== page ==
Published Online: June 25, 2014

Authors: Ateev Mehrotra, MD; Ruopeng An, PhD; Deepak N. Patel, MBBS; and Roland Sturm, PhD

Objectives: Patient financial incentives are being promoted as a mechanism to increase receipt of preventive care, encourage healthy behavior, and improve chronic disease management. However, few empirical evaluations have assessed such incentive programs.

Study Design: In South Africa, a private health plan has introduced a voluntary incentive program which costs enrollees approximately $20 per month. In the program, enrollees earn points when they receive preventive care. These points translate into discounts on retail goods such as airline tickets, movie tickets, or cell phones.

Methods: We chose 8 preventive care services over the years 2005 to 2011 and compared the change between those who entered the incentive program and those that did not. We used multivariate regression models with individual random effects to try to address selection bias.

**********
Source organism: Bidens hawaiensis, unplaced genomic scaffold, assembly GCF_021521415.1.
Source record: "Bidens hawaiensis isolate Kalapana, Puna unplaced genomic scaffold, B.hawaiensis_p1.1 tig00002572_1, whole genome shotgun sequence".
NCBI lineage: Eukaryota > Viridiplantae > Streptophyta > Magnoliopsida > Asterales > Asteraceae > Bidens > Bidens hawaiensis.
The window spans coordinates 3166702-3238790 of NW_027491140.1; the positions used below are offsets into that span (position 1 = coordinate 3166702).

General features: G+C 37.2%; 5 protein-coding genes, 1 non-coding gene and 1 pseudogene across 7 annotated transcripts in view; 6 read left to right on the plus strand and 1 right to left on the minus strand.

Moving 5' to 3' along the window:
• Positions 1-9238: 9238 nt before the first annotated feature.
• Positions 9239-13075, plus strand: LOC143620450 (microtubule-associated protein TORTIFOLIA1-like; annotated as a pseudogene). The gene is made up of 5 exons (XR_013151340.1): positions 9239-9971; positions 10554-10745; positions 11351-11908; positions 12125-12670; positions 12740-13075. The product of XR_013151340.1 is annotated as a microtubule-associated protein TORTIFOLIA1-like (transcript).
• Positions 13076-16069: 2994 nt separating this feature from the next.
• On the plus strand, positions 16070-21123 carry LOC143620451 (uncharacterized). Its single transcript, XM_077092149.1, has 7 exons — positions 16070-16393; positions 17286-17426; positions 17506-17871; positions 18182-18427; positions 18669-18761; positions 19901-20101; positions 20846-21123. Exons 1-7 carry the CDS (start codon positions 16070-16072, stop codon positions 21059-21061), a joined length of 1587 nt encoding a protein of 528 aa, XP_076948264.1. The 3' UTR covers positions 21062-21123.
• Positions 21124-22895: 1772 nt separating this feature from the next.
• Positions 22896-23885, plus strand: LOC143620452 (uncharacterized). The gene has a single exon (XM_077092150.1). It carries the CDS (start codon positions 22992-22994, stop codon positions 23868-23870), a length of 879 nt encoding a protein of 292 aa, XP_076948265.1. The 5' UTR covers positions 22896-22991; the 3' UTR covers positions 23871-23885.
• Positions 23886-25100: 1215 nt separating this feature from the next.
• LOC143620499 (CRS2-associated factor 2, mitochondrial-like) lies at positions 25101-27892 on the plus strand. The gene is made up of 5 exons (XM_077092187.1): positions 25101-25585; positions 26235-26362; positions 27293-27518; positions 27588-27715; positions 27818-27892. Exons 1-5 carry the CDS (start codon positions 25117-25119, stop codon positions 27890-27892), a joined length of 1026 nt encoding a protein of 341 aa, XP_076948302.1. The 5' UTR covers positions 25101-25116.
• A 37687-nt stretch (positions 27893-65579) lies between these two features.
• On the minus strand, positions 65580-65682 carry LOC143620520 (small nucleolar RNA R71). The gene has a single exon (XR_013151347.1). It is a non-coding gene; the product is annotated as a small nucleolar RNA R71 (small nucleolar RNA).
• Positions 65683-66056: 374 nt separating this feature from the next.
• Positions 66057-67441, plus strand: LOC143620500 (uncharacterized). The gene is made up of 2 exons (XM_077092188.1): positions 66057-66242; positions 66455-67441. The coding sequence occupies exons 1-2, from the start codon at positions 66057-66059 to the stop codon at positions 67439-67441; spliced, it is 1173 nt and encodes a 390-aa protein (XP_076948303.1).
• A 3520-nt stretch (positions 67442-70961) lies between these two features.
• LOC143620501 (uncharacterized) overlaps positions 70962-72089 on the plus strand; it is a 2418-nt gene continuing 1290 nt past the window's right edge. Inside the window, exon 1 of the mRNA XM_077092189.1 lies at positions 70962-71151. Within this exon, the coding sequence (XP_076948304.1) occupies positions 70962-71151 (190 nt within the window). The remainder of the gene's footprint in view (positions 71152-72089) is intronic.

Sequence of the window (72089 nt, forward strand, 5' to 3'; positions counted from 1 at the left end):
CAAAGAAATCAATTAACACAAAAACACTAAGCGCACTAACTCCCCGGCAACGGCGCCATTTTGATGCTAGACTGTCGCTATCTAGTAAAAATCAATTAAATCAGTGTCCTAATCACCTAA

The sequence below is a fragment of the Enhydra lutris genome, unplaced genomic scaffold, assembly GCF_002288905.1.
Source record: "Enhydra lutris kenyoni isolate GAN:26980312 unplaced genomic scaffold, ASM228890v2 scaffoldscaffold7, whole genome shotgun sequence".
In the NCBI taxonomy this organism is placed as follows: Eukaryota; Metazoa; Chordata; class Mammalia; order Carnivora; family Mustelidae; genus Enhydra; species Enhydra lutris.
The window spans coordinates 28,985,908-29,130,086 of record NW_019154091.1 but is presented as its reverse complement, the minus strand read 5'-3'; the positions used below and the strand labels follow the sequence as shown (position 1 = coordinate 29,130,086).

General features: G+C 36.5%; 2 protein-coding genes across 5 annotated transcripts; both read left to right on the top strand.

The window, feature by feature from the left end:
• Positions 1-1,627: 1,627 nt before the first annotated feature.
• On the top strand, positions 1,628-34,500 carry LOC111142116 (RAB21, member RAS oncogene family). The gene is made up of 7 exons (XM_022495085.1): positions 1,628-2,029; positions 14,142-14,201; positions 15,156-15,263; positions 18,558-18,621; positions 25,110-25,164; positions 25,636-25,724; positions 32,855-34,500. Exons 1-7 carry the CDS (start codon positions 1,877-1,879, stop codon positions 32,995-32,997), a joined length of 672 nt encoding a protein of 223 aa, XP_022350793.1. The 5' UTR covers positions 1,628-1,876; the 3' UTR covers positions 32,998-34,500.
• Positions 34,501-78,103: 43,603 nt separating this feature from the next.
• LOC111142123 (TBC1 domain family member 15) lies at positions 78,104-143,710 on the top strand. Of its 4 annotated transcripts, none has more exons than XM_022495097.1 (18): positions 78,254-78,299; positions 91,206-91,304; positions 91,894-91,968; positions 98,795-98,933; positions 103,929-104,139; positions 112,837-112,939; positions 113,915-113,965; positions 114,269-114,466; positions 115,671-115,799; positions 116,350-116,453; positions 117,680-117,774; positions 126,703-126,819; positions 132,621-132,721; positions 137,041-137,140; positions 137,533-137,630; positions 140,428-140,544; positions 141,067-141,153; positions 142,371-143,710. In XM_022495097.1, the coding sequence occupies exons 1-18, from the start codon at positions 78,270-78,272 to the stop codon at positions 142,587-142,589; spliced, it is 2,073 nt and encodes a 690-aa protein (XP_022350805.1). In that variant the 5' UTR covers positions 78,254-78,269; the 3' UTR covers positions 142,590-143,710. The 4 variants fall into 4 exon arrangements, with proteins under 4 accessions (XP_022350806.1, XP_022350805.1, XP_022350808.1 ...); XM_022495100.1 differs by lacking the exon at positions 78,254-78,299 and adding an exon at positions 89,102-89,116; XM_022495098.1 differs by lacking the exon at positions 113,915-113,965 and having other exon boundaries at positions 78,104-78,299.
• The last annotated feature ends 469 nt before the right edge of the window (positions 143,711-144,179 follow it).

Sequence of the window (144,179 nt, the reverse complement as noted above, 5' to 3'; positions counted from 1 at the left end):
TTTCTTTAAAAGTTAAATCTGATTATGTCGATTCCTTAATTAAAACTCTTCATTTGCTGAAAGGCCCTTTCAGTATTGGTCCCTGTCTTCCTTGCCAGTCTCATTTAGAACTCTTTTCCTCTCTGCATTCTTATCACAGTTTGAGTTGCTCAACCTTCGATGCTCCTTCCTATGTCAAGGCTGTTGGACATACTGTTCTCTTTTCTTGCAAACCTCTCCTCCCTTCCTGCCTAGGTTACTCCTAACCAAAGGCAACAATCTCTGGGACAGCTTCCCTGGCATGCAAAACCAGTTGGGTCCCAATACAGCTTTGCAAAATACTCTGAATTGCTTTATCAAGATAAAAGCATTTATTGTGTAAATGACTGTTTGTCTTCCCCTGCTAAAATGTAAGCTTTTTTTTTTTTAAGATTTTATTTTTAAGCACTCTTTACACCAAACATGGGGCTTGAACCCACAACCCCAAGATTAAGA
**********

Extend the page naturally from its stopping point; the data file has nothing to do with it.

Results: Of the 4,186,047 unique individuals enrolled in the health plan, 65.5% (2,742,268) voluntarily enrolled in the incentive program. Joining the incentive program was associated with statistically higher odds of receiving all 8 preventive care services. The odds ratio (and estimated percentage point increase) for receipt of cholesterol testing was 2.70 (8.9%); glucose testing 1.51 (4.7%); glaucoma screening 1.34 (3.9%); dental exam 1.64 (6.3%); HIV test 3.47 (2.6%); prostate specific antigen testing 1.39 (5.6%); Papanicolaou screening 2.17 (7.0%); and mammogram 1.90 (3.1%).

 

[For full access to the study, click on the American Journal of Managed Care link, above.]

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